从根本上说,美国经济体制是围绕私有企业、在以市场为导向的经济基础上建立起来的。在这种体制下需要 生产什么在很大程度上是消费者通过到市场花钱购买他们最需要的商品和服务来决定的。为了获取利润,私有企 业主在与他人竞争中生产这些产品,提供这些服务。在竞争的压力下追求利润的动机以及如何运作在很大程度上 决定生产商品和提供服务的方式。因此,在美国经济体制中,消费者个人的需求,加上商人获取最大利润的追求 及消费者想最大限度提高购买力的愿望三者共同决定应该生产什么和如何利用资源来生产这些产品。
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市场型经济中的一个重要因素是反映消费者需求以及生产者对消费者需求作出反应的机制。在美国经济中, 这一机制是由价格体制体现的,价格随消费者的相对需求与生产者的供应情况而上下浮动。如果供不应求,价格 就上升,有些消费者就会被排挤出市场。另一方面,某种产品大量生产导致成本下降,产销者提供的产品就会增 加,这就会使价格下跌,那么,更多的消费者就购买该产品。因此,价格是美国经济体制中的调节机制。 私有企业经济的一个重要因素是允许个人拥有生产资料(私有财产) ,允许他们雇用劳动力,控制自然资源, 通过生产产品、提供服务来获取利润。在美国经济中,私有财产的概念不仅包括生产资料的所有权,也包括一定 的权利,比如,产品价格的决定权或与其他私有个体的自由签约权。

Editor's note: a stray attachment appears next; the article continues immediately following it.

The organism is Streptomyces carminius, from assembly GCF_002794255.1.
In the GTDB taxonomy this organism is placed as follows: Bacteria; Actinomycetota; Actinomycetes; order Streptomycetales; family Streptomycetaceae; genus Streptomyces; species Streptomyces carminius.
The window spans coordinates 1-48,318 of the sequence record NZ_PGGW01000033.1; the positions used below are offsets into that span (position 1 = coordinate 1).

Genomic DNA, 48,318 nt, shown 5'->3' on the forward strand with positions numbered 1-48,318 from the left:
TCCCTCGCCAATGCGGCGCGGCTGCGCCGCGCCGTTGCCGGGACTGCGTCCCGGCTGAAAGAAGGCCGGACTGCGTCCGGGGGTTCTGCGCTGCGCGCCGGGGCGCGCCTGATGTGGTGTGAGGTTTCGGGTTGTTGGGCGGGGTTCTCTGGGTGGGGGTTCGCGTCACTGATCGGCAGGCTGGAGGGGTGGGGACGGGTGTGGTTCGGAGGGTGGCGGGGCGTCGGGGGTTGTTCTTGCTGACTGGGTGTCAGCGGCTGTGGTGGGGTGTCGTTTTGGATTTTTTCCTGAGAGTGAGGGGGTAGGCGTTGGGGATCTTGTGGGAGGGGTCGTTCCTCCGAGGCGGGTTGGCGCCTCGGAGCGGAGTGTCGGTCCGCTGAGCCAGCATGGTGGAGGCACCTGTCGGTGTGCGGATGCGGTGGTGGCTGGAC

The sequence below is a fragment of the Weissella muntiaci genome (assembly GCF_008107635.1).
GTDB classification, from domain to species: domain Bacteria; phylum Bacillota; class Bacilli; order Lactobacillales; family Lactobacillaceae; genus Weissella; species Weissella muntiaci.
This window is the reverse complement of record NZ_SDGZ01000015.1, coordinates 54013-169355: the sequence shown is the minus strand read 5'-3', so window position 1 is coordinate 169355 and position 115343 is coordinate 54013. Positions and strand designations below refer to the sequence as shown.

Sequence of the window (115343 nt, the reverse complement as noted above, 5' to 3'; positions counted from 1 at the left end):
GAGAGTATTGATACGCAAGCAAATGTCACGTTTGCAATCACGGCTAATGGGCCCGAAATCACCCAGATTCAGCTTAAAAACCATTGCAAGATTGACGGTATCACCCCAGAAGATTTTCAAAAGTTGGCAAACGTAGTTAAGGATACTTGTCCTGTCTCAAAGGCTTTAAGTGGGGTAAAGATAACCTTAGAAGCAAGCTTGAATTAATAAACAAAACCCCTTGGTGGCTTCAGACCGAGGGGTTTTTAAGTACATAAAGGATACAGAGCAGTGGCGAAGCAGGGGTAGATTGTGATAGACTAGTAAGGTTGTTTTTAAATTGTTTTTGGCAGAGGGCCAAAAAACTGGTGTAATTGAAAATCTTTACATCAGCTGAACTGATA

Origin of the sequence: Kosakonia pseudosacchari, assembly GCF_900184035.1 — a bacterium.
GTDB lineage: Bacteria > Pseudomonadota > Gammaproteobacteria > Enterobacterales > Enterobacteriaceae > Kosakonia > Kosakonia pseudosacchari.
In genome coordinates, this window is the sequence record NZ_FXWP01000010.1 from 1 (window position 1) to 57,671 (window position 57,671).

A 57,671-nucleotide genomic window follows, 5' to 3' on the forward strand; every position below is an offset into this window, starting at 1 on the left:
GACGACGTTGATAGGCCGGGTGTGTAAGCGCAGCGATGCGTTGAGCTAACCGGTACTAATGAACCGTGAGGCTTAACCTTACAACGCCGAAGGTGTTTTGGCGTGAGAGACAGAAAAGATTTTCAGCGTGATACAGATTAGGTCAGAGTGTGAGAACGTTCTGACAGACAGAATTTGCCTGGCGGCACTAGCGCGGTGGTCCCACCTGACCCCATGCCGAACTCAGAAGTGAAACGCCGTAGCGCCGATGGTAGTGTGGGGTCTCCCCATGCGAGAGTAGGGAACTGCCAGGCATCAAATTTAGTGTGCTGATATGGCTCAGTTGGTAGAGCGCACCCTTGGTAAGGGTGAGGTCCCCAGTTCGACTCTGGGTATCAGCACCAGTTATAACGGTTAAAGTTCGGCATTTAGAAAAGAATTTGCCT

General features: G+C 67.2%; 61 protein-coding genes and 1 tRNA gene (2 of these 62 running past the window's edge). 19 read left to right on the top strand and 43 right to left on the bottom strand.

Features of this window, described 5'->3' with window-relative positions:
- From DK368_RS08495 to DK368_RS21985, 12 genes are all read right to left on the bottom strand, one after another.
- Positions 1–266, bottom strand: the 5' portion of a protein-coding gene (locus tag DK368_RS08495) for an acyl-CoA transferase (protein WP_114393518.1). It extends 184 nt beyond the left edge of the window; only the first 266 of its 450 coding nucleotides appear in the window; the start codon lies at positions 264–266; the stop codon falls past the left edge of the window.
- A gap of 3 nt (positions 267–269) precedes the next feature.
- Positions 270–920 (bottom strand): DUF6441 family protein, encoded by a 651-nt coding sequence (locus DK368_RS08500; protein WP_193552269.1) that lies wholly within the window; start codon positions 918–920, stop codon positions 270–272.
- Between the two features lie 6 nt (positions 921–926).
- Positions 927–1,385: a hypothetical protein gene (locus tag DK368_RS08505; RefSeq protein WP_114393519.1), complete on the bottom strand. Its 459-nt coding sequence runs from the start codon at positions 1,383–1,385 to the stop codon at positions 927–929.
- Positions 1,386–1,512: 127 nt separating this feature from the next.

Passage 2 One hundred and thirteen million Americans have at least one bank-issued credit card. They their owners automatic credit in stores, restaurants, and hotels, at home, across the country, and even abroad, and they make many banking services available as well. More and more of these credit cards can be read automatically, making it possible to withdraw or deposit money in scattered locations, whether or not the local branch bank is open. For many of us the "cashless society" is not on the horizon ? it's already here. While computers offer these conveniences to consumers. they have many advantages for sellers too. Electronic cash registers can do much more than simply ring up sales. They can keep a wide range of records, including who sold what, when, and to whom. This information allows businessmen to keep track of their list of goods by showing which items are being sold and how fast they are moving. Decisions to reorder or return goods to suppliers can then be made. At the same time these computers record which hours are busiest and which employees are the most efficient, allowing personnel and staffing assignments to be made accordingly. And they also identify preferred customers for promotional campaigns. Computers are relied on by manufacturers for similar reasons. Computer-analyzed marketing reports can help to decide which products to emphasize now, which to develop for the future, and which to drop. Computers keep track of goods in stock, of raw materials on hand, and even of the production process itself. Numerous other commerical enterprises, from theaters to magazine publishers, from gas and electric utilities to milk processors, bring better and more efficient services to consumers through the use of computers. Passage 3 Exceptional children are different in some significant way from others of the same age. For these children to develop to their full adult potential. their education must be adapted to those differences.